Pensive Prowler #23 by Dmetri Kakmi
Of Film and Book
A friend recently asked me to take part in a 10-day movie challenge on Facebook.
In case you live under a rock, this is one of those dubious social media memes that spreads like a virus and infects any one with idle hands. They’re probably started by an algorithm that wants to figure how you think so that it can sell you more blu-rays.
The point of the game is simple. Every day for ten days you choose a movie that ‘has impacted’ you and present it without explanation. (I wager ten days is how long it takes for the algorithm to colonise your thought processes and behavioural patterns.)
Being a cinephile, I leaped on board, being aware all along of the spurious nature of such lists. Under different circumstances, or different states of inebriation, I’d probably pick a different lot of films. As a pedant, I also changed the irksome and inaccurate noun ‘impact’ to ‘affect’ on my posts because the verb more accurately describes the effect the following movies had on me when I saw them.
A Man Escaped (Robert Bresson, 1956), Vertigo (Alfred Hitchcock, 1957), Le Samurai (Jean-Pierre Melville, 1967), Dersu Uzala (Akira Kurosawa, 1975), Carrie (Brian De Palma, 1976), In the Realm of the Senses (Nagisa Oshima, 1976), Suspiria (Dario Argento, 1977), Beau Travail (Claire Denis, 1999), In the Mood for Love (Wong Kar-wai, 2000), Holy Motors (Leos Carax, 2012).
It’s an eclectic list, one that perhaps self-consciously focuses on ‘foreign cinema’. (Foreign for whom?) For me, the list highlights ‘pure cinema’. That is to say films that rely heavily on vision and movement, rather than dialogue, for story telling. In other words, it’s a return to the medium’s elemental origins.
Half way through the ten-day challenge (which was no challenge at all), I had a revelation. I’m a writer, I thought. I ought to be putting together a list of books that affect me. And why don’t such memes circulate more often?
Probably because, I went on to tell myself, cinema is the primary art form of the last two centuries. Not jazz, as some claim. The novel features only for those who think they have a novel in them when it’s really only gas.
If I were to put together a list for a ten-day book challenge, what would I choose?
Weirdly, the list of films came easier than the list of books. A lot more thought went into choosing the books I will soon put before you, which tells me I’m probably more in tune with cinema than literature. Which, in turn, suggests two things:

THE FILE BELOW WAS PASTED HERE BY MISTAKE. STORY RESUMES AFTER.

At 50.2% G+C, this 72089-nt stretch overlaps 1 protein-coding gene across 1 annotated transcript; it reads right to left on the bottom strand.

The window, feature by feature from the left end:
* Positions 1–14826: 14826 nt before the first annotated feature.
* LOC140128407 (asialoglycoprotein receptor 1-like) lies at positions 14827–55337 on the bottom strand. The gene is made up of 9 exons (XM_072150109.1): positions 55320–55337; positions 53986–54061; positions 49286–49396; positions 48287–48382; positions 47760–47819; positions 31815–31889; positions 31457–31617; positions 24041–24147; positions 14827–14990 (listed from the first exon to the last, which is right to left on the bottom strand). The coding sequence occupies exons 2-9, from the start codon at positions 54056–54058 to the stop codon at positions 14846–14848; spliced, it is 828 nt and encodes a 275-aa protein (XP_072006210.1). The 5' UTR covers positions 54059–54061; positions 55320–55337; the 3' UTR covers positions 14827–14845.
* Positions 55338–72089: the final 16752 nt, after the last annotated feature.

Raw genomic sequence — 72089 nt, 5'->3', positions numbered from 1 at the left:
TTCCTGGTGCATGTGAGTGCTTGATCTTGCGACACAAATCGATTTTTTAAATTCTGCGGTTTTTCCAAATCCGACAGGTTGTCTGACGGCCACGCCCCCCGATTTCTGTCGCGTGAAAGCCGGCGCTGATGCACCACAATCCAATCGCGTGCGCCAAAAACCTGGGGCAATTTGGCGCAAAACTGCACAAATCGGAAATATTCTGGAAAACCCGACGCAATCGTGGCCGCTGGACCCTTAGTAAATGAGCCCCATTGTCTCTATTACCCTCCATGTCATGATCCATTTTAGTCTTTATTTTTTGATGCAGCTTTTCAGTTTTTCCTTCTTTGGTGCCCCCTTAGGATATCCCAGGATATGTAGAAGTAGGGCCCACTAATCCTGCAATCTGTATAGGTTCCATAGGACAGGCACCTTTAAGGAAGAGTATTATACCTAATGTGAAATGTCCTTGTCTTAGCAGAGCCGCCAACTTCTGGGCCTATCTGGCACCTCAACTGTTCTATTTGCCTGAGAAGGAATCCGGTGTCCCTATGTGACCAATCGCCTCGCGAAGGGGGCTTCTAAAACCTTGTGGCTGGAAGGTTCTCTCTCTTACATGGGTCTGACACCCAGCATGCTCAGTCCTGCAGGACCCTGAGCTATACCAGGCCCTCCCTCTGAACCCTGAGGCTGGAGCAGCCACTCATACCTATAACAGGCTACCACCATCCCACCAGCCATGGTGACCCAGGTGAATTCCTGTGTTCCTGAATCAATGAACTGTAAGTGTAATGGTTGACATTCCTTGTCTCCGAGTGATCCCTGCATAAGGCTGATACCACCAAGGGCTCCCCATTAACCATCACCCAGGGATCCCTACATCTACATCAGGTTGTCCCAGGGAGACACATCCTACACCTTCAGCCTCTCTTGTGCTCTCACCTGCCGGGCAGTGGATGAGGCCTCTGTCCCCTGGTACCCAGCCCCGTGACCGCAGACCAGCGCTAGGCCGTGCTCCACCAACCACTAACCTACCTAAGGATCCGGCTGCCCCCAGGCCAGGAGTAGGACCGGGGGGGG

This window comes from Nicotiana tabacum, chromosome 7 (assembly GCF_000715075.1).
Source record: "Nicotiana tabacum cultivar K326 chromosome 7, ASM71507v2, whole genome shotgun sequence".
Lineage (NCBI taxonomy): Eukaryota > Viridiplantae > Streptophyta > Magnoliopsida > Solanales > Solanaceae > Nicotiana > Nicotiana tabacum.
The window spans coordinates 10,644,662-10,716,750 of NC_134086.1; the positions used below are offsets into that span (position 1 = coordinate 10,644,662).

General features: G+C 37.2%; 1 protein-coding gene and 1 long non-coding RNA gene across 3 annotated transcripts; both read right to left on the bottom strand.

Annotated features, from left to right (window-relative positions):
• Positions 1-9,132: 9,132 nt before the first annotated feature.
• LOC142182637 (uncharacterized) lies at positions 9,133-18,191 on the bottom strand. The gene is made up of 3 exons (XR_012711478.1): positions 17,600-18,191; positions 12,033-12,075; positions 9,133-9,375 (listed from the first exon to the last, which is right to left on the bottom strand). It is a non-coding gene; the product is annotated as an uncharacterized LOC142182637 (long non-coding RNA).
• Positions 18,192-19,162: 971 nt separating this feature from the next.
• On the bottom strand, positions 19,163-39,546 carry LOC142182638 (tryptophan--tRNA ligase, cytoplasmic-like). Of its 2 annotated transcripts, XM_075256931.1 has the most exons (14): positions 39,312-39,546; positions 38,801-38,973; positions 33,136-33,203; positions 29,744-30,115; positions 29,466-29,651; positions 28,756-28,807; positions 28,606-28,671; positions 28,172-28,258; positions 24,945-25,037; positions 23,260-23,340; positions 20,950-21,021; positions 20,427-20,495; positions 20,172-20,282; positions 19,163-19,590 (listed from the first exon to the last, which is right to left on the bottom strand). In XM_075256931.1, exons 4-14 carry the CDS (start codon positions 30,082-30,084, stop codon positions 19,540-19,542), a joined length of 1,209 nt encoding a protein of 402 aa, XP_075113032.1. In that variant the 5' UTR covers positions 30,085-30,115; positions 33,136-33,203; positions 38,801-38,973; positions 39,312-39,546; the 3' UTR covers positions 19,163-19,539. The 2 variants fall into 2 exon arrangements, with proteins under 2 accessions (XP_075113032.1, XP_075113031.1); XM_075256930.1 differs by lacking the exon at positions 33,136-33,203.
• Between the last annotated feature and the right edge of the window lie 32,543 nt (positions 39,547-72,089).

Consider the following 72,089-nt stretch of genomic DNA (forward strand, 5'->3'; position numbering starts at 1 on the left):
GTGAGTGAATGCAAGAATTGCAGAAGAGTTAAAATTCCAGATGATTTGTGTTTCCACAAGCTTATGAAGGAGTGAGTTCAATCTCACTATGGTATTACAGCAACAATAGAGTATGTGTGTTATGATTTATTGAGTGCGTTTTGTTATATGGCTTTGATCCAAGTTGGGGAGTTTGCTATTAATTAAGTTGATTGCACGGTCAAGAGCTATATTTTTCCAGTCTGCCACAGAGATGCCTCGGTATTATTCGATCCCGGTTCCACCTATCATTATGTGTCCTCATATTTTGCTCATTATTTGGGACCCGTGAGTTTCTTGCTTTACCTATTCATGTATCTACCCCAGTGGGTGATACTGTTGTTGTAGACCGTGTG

1: I’m not cut out to be a writer. Or, more accurately…
2: So powerful and overwhelming is the influence of cinema on the popular imagination it has ‘impacted’ every other art form, which may account for why writing schools nowadays encourage students to write a novel as if they are writing a film script (short, sharp sentences and paragraphs, lots of dialogue, story beats that are more suited to cinematic story telling than the flow of a novel, and so on) and to have their eye on the holy grail of film adaptation.
In certain quarters, writing a novel for the sake of writing a novel is no longer enough. It must be ‘cinematic’ — think of the number of times a book reviewer positively cites a novel’s ‘cinematic qualities’. When was the last time a reviewer observed that so and so utilises ‘novelistic details’ in his or her film?
Or maybe I had a hard time putting together my ten best books list because the novel’s innate qualities reach deeper than film and we must therefore excavate the substrata to find the source?
In any case, here is the list of ten books that have affected me over the years. Keep in mind that under different circumstances, or under different states of inebriation, I’d probably pick a completely different lot films. I mean books.
The Arabian Nights, the Richard Burton translation, Metamorphoses, Ovid, To the Lighthouse, Virginia Woolf, The Song of the World, Jean Giono, The Violent Bear it Away, Flannery O’Connor, We Have Always Lived in the Castle, Shirley Jackson, Therese Raquin, Emile Zola, Tirra Lirra by the River, Jessica Anderson, The Tree of Man, Patrick White, The Complete Short Novels, Anton Chekhov.
Must I explain them to you as well? How tedious you are. Let me see…
In short, the first two contain stories I absorbed by osmosis as a boy. If you’re born on a Greek-Turkish island in the Aegean Sea you naturally imbibe not only the Greek myths of creation and transformation recounted in Ovid, but you also get a taste for tales of the djinn and desert sands. With her fifth novel Woolf captures lightening in a bottle and made me want to be a writer. In pure, simple language, Giono’s epic perfectly evokes man’s symbiosis with nature. The Americans O’Connor and Jackson are exemplars of the stylised novel. Both toss out the window every rule about novel writing and still manage to produce books that stand the test of time. Zola is ruthless in his forensics of mind and body. Anderson is melancholy, beguiling as she draws you into a hornet’s nest. White evokes a new mythology of becoming in a new, though hardly uninhabited, land. As for Chekhov, he’s there because he can do no wrong in my eyes.
Now go away and read them all before we next speak. You will be tested.
Dmetri Kakmi (Episode 158) is a writer and editor based in Melbourne, Australia. The memoir Mother Land was shortlisted for the New South Wales Premier’s Literary Awards in Australia; and is published in England and Turkey. His essays and short stories appear in anthologies and journals. You can find out more about him here.
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